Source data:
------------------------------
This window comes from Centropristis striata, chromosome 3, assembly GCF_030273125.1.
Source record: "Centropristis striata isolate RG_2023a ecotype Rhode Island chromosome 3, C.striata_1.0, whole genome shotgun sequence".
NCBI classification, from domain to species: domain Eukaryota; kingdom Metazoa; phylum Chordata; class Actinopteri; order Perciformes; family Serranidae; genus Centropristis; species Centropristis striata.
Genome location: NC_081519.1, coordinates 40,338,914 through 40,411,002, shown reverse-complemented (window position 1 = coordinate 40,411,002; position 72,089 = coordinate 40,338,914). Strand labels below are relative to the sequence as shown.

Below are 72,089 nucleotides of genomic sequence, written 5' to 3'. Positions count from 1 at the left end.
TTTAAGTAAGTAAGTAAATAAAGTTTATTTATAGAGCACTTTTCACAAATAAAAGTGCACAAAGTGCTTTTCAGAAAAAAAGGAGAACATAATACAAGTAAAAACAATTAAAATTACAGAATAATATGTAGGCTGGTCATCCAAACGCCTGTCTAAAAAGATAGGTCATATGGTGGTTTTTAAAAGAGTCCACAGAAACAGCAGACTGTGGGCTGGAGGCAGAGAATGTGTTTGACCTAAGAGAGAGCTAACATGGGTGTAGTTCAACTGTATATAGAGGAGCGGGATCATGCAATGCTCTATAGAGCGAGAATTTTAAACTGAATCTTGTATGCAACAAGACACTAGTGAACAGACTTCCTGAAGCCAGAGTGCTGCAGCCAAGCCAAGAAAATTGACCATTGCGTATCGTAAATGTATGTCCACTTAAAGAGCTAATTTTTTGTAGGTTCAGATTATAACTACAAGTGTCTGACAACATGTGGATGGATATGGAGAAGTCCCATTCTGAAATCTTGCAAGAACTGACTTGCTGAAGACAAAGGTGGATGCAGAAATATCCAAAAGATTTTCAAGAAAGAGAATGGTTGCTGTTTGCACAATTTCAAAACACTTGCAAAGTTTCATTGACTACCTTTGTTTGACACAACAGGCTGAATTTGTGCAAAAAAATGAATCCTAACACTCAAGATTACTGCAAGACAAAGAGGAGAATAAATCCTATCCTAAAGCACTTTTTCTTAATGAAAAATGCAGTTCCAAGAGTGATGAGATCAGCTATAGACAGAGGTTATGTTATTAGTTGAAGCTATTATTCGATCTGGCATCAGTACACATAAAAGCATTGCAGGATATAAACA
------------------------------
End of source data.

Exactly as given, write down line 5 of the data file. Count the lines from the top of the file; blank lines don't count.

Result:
Below are 72,089 nucleotides of genomic sequence, written 5' to 3'. Positions count from 1 at the left end.